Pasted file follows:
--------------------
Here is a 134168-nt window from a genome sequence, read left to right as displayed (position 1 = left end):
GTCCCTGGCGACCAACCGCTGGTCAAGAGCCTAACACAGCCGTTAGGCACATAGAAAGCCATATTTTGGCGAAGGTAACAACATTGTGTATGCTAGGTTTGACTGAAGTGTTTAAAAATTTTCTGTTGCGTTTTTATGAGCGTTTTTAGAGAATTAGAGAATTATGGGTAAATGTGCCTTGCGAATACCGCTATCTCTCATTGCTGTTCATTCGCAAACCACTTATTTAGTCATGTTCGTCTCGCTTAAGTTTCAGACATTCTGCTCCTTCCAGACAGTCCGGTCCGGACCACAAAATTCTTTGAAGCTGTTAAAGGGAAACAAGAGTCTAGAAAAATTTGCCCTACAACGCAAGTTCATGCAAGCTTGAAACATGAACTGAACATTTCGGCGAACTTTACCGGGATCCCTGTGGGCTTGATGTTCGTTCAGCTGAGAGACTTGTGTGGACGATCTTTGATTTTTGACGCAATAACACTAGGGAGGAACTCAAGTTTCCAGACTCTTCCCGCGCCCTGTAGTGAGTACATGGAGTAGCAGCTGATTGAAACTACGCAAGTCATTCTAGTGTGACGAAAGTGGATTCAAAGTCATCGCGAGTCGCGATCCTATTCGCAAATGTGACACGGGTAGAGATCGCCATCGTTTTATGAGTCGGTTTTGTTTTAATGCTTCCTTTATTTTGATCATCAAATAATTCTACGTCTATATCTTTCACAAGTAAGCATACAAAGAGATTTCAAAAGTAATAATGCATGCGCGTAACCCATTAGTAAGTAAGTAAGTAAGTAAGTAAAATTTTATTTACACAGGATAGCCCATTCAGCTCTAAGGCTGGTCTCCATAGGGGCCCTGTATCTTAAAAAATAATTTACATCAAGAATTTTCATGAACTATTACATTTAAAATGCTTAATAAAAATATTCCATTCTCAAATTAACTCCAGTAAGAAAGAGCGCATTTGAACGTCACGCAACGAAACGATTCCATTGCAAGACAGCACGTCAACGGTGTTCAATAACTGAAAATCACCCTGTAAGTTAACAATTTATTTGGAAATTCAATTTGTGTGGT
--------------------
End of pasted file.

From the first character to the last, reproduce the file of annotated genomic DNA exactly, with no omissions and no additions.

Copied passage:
Here is a 134168-nt window from a genome sequence, read left to right as displayed (position 1 = left end):
GTCCCTGGCGACCAACCGCTGGTCAAGAGCCTAACACAGCCGTTAGGCACATAGAAAGCCATATTTTGGCGAAGGTAACAACATTGTGTATGCTAGGTTTGACTGAAGTGTTTAAAAATTTTCTGTTGCGTTTTTATGAGCGTTTTTAGAGAATTAGAGAATTATGGGTAAATGTGCCTTGCGAATACCGCTATCTCTCATTGCTGTTCATTCGCAAACCACTTATTTAGTCATGTTCGTCTCGCTTAAGTTTCAGACATTCTGCTCCTTCCAGACAGTCCGGTCCGGACCACAAAATTCTTTGAAGCTGTTAAAGGGAAACAAGAGTCTAGAAAAATTTGCCCTACAACGCAAGTTCATGCAAGCTTGAAACATGAACTGAACATTTCGGCGAACTTTACCGGGATCCCTGTGGGCTTGATGTTCGTTCAGCTGAGAGACTTGTGTGGACGATCTTTGATTTTTGACGCAATAACACTAGGGAGGAACTCAAGTTTCCAGACTCTTCCCGCGCCCTGTAGTGAGTACATGGAGTAGCAGCTGATTGAAACTACGCAAGTCATTCTAGTGTGACGAAAGTGGATTCAAAGTCATCGCGAGTCGCGATCCTATTCGCAAATGTGACACGGGTAGAGATCGCCATCGTTTTATGAGTCGGTTTTGTTTTAATGCTTCCTTTATTTTGATCATCAAATAATTCTACGTCTATATCTTTCACAAGTAAGCATACAAAGAGATTTCAAAAGTAATAATGCATGCGCGTAACCCATTAGTAAGTAAGTAAGTAAGTAAGTAAAATTTTATTTACACAGGATAGCCCATTCAGCTCTAAGGCTGGTCTCCATAGGGGCCCTGTATCTTAAAAAATAATTTACATCAAGAATTTTCATGAACTATTACATTTAAAATGCTTAATAAAAATATTCCATTCTCAAATTAACTCCAGTAAGAAAGAGCGCATTTGAACGTCACGCAACGAAACGATTCCATTGCAAGACAGCACGTCAACGGTGTTCAATAACTGAAAATCACCCTGTAAGTTAACAATTTATTTGGAAATTCAATTTGTGTGGT